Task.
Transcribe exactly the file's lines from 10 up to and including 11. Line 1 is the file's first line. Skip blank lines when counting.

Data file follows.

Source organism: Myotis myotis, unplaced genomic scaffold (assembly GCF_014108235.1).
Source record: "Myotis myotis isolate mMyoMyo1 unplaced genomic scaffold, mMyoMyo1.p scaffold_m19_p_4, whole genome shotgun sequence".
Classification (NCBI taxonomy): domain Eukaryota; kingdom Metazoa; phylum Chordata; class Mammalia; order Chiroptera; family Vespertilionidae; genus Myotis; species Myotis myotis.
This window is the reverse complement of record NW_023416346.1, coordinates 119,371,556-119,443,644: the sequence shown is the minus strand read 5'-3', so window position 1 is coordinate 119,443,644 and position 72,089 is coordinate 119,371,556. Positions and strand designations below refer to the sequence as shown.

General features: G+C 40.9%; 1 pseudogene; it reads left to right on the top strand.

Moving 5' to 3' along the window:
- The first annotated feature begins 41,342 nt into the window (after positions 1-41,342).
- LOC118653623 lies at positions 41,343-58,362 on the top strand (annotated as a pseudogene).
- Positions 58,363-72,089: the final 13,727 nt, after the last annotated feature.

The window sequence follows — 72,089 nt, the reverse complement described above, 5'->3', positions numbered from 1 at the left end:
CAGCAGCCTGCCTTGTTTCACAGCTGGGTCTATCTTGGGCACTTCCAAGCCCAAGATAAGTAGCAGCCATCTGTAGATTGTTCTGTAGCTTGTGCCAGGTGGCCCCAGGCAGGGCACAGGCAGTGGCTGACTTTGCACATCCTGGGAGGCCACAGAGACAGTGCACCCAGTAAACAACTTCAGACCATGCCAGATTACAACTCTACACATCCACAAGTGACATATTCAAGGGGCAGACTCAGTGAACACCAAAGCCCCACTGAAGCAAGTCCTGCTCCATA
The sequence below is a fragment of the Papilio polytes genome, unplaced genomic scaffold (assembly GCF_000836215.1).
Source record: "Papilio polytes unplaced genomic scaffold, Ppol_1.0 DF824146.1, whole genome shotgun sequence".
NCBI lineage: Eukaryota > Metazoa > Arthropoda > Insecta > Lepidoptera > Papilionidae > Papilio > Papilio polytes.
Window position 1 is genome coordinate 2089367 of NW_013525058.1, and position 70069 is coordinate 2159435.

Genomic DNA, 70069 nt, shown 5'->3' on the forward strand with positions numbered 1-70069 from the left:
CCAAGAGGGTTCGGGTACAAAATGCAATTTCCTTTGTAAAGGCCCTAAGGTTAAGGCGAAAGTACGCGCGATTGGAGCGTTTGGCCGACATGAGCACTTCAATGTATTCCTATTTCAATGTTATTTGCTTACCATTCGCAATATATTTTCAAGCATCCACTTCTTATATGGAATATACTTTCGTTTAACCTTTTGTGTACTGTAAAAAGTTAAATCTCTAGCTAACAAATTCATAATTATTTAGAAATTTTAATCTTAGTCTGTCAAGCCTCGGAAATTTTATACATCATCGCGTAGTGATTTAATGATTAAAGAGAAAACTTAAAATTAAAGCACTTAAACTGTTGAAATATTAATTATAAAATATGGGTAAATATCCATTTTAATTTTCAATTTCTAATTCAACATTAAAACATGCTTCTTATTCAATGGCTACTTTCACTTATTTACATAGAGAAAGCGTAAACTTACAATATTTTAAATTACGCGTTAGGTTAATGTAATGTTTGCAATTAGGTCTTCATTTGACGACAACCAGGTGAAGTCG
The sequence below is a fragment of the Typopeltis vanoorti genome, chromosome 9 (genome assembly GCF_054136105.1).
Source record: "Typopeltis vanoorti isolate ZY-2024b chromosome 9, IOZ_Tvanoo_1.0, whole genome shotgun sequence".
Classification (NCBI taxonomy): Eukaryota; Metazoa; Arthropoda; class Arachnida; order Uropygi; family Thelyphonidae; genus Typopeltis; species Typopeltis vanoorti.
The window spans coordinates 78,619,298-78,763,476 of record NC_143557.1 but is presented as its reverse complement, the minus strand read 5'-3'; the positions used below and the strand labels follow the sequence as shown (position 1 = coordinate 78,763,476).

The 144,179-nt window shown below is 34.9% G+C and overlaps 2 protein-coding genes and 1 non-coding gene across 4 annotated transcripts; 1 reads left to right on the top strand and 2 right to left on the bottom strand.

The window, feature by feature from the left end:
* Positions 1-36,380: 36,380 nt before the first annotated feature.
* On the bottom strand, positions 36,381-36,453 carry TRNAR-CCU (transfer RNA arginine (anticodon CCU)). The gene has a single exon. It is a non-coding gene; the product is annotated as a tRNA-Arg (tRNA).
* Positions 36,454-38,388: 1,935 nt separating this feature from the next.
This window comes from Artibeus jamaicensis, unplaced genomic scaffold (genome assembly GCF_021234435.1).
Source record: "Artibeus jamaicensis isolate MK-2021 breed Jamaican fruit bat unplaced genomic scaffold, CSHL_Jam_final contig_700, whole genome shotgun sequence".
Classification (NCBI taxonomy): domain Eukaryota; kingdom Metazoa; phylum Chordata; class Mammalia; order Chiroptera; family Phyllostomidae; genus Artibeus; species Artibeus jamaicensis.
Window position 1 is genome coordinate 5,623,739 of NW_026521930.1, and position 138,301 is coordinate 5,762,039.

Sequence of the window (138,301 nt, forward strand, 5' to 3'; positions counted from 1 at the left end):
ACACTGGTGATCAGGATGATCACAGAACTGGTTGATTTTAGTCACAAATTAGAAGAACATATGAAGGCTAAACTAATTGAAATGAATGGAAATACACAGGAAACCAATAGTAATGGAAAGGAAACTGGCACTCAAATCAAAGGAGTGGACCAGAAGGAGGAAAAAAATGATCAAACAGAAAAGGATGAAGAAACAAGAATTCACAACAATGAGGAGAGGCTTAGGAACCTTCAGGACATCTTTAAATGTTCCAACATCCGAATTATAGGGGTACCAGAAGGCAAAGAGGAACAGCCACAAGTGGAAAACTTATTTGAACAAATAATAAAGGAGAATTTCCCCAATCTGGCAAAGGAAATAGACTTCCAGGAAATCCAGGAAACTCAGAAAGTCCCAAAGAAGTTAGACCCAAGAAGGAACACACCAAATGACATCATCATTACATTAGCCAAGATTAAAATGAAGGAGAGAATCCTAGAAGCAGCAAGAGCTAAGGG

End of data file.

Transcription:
The window sequence follows — 72,089 nt, the reverse complement described above, 5'->3', positions numbered from 1 at the left end:
CAGCAGCCTGCCTTGTTTCACAGCTGGGTCTATCTTGGGCACTTCCAAGCCCAAGATAAGTAGCAGCCATCTGTAGATTGTTCTGTAGCTTGTGCCAGGTGGCCCCAGGCAGGGCACAGGCAGTGGCTGACTTTGCACATCCTGGGAGGCCACAGAGACAGTGCACCCAGTAAACAACTTCAGACCATGCCAGATTACAACTCTACACATCCACAAGTGACATATTCAAGGGGCAGACTCAGTGAACACCAAAGCCCCACTGAAGCAAGTCCTGCTCCATA